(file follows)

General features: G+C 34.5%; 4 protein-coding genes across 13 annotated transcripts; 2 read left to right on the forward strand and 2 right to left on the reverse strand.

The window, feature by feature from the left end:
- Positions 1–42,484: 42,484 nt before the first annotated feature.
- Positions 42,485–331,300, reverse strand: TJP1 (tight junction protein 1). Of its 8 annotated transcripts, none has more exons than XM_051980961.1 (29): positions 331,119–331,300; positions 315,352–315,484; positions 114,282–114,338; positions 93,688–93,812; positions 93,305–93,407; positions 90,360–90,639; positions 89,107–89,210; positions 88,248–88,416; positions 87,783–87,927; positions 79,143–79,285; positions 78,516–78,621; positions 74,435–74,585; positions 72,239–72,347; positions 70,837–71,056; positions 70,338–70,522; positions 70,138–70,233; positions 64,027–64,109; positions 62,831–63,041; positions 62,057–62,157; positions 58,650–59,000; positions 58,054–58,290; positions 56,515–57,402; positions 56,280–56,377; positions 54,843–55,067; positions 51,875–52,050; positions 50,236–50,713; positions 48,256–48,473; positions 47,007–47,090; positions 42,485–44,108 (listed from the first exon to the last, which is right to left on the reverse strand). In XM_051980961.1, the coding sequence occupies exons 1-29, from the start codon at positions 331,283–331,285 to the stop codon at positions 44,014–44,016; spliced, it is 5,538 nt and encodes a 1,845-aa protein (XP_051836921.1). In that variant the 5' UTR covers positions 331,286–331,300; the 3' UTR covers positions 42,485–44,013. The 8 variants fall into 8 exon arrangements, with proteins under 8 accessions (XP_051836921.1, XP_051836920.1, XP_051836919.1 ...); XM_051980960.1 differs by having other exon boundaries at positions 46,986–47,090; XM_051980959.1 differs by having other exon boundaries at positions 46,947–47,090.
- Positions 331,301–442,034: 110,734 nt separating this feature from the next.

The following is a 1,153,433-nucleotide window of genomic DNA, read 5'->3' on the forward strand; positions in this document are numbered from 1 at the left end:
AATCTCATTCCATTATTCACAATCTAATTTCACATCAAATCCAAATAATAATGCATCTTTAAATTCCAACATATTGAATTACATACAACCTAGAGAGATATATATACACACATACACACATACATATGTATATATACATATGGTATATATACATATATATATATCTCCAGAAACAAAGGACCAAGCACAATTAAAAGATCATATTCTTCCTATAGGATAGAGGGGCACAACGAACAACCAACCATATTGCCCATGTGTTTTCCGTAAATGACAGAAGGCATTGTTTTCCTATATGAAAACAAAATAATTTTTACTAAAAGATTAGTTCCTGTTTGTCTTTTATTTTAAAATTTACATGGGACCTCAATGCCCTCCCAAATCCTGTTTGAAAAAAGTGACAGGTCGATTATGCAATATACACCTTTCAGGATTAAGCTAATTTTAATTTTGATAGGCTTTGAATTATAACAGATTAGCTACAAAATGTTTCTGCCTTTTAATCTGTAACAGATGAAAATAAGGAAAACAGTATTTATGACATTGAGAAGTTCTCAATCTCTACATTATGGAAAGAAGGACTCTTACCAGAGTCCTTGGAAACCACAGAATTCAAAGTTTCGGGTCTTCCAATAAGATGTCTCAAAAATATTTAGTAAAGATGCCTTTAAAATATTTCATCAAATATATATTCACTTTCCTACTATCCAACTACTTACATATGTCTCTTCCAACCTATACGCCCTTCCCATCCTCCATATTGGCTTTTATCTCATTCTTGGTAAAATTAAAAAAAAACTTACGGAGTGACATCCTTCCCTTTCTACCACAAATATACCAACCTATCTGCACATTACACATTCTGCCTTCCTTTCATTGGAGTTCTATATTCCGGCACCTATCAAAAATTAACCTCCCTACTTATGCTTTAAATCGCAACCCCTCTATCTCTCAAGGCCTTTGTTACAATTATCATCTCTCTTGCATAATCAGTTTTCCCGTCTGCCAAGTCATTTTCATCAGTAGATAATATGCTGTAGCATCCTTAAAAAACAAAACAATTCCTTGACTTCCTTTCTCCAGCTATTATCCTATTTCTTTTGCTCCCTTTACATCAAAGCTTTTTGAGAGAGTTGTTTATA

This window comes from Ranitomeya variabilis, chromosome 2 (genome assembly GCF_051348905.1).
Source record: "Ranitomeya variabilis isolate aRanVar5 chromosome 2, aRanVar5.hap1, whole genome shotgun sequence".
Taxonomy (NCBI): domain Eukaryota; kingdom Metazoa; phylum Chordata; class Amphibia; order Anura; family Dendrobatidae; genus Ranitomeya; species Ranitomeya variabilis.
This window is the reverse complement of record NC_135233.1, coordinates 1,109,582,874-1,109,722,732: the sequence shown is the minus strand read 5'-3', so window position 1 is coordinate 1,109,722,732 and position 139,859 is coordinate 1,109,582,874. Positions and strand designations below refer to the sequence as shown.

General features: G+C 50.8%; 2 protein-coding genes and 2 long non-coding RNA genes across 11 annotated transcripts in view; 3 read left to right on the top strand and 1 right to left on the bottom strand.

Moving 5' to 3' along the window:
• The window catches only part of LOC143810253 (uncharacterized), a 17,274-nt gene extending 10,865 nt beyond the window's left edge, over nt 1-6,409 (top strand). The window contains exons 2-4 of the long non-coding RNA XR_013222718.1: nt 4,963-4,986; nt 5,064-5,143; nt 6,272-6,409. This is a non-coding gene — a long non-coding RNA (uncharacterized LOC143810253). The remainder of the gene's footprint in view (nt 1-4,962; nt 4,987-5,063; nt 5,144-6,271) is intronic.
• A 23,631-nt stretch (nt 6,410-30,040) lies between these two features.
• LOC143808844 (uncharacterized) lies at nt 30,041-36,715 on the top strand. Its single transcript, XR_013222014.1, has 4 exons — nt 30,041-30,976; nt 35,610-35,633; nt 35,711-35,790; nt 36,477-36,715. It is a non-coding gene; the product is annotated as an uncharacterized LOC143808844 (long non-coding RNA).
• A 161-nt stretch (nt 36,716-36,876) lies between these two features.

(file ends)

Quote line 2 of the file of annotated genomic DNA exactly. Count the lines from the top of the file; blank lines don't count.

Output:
The window, feature by feature from the left end: